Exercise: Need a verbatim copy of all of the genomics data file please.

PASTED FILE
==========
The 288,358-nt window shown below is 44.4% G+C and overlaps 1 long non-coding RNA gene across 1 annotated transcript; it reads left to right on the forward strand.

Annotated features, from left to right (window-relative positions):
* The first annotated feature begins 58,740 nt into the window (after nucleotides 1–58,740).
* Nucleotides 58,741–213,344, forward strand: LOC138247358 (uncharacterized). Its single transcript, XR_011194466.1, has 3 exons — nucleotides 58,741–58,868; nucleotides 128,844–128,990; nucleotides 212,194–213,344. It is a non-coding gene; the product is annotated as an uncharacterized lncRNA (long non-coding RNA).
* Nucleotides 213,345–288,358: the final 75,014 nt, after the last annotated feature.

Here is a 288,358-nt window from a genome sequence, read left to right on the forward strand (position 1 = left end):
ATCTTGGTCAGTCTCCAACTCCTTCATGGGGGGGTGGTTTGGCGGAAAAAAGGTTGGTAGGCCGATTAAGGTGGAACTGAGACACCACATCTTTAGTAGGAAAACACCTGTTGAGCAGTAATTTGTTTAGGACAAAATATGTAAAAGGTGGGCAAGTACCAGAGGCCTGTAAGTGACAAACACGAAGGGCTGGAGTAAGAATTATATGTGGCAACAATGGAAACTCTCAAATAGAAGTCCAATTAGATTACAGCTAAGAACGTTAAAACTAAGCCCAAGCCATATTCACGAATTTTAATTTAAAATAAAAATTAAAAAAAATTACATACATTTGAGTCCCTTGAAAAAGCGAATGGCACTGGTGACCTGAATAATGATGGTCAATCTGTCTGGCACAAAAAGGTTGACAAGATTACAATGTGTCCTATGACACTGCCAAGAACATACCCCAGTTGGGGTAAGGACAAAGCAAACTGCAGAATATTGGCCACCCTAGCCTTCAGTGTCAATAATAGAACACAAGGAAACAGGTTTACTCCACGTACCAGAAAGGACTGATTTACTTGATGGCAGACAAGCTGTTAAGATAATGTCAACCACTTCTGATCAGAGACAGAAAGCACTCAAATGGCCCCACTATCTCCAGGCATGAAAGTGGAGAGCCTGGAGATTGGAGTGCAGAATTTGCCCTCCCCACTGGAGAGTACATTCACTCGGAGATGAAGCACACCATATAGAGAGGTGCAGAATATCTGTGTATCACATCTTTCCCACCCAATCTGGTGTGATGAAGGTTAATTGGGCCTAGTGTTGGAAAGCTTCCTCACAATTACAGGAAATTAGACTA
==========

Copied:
The 288,358-nt window shown below is 44.4% G+C and overlaps 1 long non-coding RNA gene across 1 annotated transcript; it reads left to right on the forward strand.

Annotated features, from left to right (window-relative positions):
* The first annotated feature begins 58,740 nt into the window (after nucleotides 1–58,740).
* Nucleotides 58,741–213,344, forward strand: LOC138247358 (uncharacterized). Its single transcript, XR_011194466.1, has 3 exons — nucleotides 58,741–58,868; nucleotides 128,844–128,990; nucleotides 212,194–213,344. It is a non-coding gene; the product is annotated as an uncharacterized lncRNA (long non-coding RNA).
* Nucleotides 213,345–288,358: the final 75,014 nt, after the last annotated feature.

Here is a 288,358-nt window from a genome sequence, read left to right on the forward strand (position 1 = left end):
ATCTTGGTCAGTCTCCAACTCCTTCATGGGGGGGTGGTTTGGCGGAAAAAAGGTTGGTAGGCCGATTAAGGTGGAACTGAGACACCACATCTTTAGTAGGAAAACACCTGTTGAGCAGTAATTTGTTTAGGACAAAATATGTAAAAGGTGGGCAAGTACCAGAGGCCTGTAAGTGACAAACACGAAGGGCTGGAGTAAGAATTATATGTGGCAACAATGGAAACTCTCAAATAGAAGTCCAATTAGATTACAGCTAAGAACGTTAAAACTAAGCCCAAGCCATATTCACGAATTTTAATTTAAAATAAAAATTAAAAAAAATTACATACATTTGAGTCCCTTGAAAAAGCGAATGGCACTGGTGACCTGAATAATGATGGTCAATCTGTCTGGCACAAAAAGGTTGACAAGATTACAATGTGTCCTATGACACTGCCAAGAACATACCCCAGTTGGGGTAAGGACAAAGCAAACTGCAGAATATTGGCCACCCTAGCCTTCAGTGTCAATAATAGAACACAAGGAAACAGGTTTACTCCACGTACCAGAAAGGACTGATTTACTTGATGGCAGACAAGCTGTTAAGATAATGTCAACCACTTCTGATCAGAGACAGAAAGCACTCAAATGGCCCCACTATCTCCAGGCATGAAAGTGGAGAGCCTGGAGATTGGAGTGCAGAATTTGCCCTCCCCACTGGAGAGTACATTCACTCGGAGATGAAGCACACCATATAGAGAGGTGCAGAATATCTGTGTATCACATCTTTCCCACCCAATCTGGTGTGATGAAGGTTAATTGGGCCTAGTGTTGGAAAGCTTCCTCACAATTACAGGAAATTAGACTA